Ecological Wellbeing and Biodiversity
This design sets a new standard for zoos in the 21st century. Starting from Apenheul’s pioneering role in housing primates based on social welfare, towards an integral concept of ecological wellbeing between primates and humans. The masterplan design combines landscape, architecture, biodiversity and visitor experience.
Park in Park
Maison h designed the first new area for Apenheul in over ten years, on the eve of its 50th anniversary.
Apenheul was founded in 1971 with the belief that man needs to be more mindful of their impact on nature and the animals with which we share this planet. The park was established through humble beginnings, with two species of primates, and has now grown to house many more species, as well as an aviary.
The park champions education as well as research and conservation projects around the world carried out through the APCT foundation.
Apenheul is situated within the Park Berg en Bos, which is enveloped by the De Hoge Veluwe National Park. The landscape is very unique in the context of the rest of the Netherlands, with large forested areas and diverse wildlife. Attracted by this unique and diverse landscape of Apenheul is a great diversity of wildlife who inhabit the area. There are roughly 24 different species of birds found in the park, of which at least two are endangered in the Netherlands.
Analyzing Existing Potential
For the masterplan strategy our approach was to reconsider the existing potential of the park as a starting point to re-position its message of natural conservation and biodiversity.
Through a careful analysis of existing landscape, buildings and climate conditions we established several intervention nodes for the short, medium and long term development.
The analysis and design development process was done in close collaboration with the park’s staff and their inherent knowledge.
As part of our design approach we proposed a series of design workshops with feedback follow-up meetings. These were organized in groups related to the various disciplines in the zoo, such as animal care and biology, education, hospitality and visual identity. We helped to then translate their input in a series of quick design sketches, as input to the design process.
First Phase: General Masterplan
The vision for the park from its founding was clear; a place where both primates and humans can coexist and where people can learn about nature and animals. The unique natural environment becomes the backdrop to all of this, and provides a comfortable environment for the animals.
The design process started from the existing landscape; and evolve these concepts by developing architectural interventions in the park which would blend together with the landscape planning, reinforcing one another.
Attracted by this unique and diverse landscape of Apenheul is a great diversity of wildlife who inhabit the area.
There are roughly 24 different species of birds found in the park, of which at least two are endangered in the Netherlands. All the birds shown below were sighted over the course of one year, according to waarneming.nl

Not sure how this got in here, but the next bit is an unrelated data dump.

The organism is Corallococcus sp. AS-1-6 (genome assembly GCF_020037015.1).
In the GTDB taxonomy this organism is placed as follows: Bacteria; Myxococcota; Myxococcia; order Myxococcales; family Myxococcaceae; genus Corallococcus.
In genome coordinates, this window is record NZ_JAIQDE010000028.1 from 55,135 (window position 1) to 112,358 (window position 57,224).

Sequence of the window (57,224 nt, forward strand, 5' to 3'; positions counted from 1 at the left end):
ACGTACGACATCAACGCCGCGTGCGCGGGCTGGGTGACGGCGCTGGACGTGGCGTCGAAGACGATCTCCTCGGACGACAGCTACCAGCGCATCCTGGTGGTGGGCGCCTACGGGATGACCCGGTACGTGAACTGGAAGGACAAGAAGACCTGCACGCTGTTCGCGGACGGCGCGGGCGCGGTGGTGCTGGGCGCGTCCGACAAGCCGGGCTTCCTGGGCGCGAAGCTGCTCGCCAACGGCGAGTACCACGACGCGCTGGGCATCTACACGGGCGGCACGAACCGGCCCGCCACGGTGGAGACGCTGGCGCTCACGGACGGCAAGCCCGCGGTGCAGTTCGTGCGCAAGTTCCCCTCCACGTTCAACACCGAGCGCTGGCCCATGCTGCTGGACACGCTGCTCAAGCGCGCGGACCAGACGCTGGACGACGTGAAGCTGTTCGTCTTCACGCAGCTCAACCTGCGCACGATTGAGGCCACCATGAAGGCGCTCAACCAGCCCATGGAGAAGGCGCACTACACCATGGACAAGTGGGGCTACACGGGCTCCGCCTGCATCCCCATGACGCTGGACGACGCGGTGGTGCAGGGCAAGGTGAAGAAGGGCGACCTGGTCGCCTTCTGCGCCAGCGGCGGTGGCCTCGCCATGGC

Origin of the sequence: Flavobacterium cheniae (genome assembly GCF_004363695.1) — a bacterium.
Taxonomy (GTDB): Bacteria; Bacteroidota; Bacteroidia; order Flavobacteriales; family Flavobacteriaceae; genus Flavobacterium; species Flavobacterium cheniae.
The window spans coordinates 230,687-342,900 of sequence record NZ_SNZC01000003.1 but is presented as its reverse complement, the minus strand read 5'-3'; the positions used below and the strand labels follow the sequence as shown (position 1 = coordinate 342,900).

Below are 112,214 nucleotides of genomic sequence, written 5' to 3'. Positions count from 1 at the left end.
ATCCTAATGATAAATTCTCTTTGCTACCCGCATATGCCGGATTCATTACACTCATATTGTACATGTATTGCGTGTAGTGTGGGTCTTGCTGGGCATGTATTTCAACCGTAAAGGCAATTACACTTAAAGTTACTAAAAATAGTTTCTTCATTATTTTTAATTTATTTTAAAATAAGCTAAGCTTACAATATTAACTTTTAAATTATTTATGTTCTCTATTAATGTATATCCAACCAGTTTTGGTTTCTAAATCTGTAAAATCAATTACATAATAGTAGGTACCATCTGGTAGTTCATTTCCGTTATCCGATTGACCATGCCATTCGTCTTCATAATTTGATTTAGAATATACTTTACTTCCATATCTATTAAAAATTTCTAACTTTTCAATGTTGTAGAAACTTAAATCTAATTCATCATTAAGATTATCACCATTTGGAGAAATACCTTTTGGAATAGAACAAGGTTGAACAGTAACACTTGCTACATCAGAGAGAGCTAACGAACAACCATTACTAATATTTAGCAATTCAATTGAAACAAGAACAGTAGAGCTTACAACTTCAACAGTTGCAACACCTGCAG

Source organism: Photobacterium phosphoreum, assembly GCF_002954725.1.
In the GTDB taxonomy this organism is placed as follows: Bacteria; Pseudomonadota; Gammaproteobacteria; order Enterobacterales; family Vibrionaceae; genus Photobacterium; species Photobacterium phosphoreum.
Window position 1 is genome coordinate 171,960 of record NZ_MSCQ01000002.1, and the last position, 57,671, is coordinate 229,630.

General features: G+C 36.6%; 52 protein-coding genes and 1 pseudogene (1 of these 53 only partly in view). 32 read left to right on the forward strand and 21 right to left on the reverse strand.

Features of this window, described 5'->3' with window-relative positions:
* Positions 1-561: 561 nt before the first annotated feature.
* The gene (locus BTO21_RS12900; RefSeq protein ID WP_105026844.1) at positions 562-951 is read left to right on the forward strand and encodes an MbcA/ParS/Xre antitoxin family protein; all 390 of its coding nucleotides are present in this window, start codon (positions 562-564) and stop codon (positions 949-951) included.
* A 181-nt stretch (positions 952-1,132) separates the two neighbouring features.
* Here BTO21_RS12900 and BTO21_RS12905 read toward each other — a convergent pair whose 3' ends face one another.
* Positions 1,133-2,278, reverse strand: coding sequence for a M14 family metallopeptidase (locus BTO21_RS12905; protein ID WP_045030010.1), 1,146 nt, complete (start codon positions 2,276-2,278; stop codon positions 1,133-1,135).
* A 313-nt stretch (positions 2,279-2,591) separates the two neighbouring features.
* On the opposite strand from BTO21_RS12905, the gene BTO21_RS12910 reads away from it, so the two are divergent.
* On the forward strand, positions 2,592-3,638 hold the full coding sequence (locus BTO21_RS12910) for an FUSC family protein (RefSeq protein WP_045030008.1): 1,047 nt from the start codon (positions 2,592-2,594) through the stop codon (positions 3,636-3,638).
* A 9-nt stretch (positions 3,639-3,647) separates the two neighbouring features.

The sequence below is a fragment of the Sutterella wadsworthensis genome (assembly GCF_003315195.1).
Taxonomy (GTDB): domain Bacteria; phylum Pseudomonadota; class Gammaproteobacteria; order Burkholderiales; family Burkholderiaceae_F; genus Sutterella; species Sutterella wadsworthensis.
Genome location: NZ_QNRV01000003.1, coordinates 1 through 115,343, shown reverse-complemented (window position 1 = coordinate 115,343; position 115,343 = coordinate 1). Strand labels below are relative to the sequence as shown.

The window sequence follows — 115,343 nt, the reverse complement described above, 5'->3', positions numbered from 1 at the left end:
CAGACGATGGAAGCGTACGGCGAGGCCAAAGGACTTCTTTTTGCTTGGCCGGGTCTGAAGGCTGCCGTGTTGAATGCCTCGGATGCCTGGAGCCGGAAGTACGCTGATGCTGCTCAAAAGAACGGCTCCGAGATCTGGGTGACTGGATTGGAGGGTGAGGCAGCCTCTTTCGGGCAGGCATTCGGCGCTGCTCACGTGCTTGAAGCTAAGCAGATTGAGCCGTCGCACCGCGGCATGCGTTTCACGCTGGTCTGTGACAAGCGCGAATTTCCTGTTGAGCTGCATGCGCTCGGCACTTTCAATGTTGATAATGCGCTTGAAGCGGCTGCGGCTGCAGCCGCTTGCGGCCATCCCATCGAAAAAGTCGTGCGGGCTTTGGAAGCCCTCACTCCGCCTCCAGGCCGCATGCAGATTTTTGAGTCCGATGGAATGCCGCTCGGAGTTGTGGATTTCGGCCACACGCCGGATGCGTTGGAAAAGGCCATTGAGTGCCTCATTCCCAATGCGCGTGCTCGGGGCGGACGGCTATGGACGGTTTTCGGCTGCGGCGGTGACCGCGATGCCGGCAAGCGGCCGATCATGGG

Both the diverse landscape and the diverse wildlife found in the park contribute to many food chains and natural circular systems in the environment.
Insects and bees are attracted by the plants, which are eaten by the birds, (and some of the monkeys!), the bees pollinate the plants, the squirrels eat the plants and distribute the seed etc.
In the firs phase implementation area, the food forest becomes a place in which the local flora and fauna are home to the monkeys with visiting human visitors as their guests. The plants form the food base, but the food forest also includes the largest insect hotel in the world.
An integrated design makes the area the place where biodiversity can be experienced, developed for monkey, man and nature.
Building with Waste
The insect walls or insect ‘hotels’ are made using upcycled materials in the form of recycles bricks, forest timber, foraged stone, dried grass and dried pine cones, all from the surrounding area. These walls create excellent habitats for insects to call home, and increase the biodiversity of the park.
All the materials generated as a result of the dismantling of old structures in the park should be reused and upcycled. From bricks, to windows, to doors, to timber, everything finds a use, and if something else is needed, there is a vast network of surplus materials around the Netherlands ready to be upcycled.
In addition, a circular building concept is applied, which represents a goal of 0% waste and no further depletion of resources. Everything which goes into the building should be able to be dismantled and reused in the next lifecycle of a building.
For the implementation of the project we worked together with several local partners. The construction drawings and technical design documentation was completed with the help of Tebodin for the buildings, and Viforis for the landscape, followed by a series of on site mock ups.
For the landscape design we also worked closely together with Apenheul’s own flora and fauna experts. Throughout the construction process we also arranged frequent site visits to monitor quality control and assurance.
Team: Martijn de Geus and Han Zhang with Hans Smolenaers, Victor Tee, Simon Henstra, Tan Soon Chern, Kenji Heda, Elena Gamez, Oxana Sosnitskaya, Alexandra Platovska, Lulu Li
Project Year: 2018-2020
Technical Design Landscape: ViForis BV
Technical Design Architecture: Bilfinger Tebodin Netherlands BV
Contractor Landscape: Van Mourik Grondverzet BV
Contractor Architecture: Draisma BV
Location: Apeldoorn, The Netherlands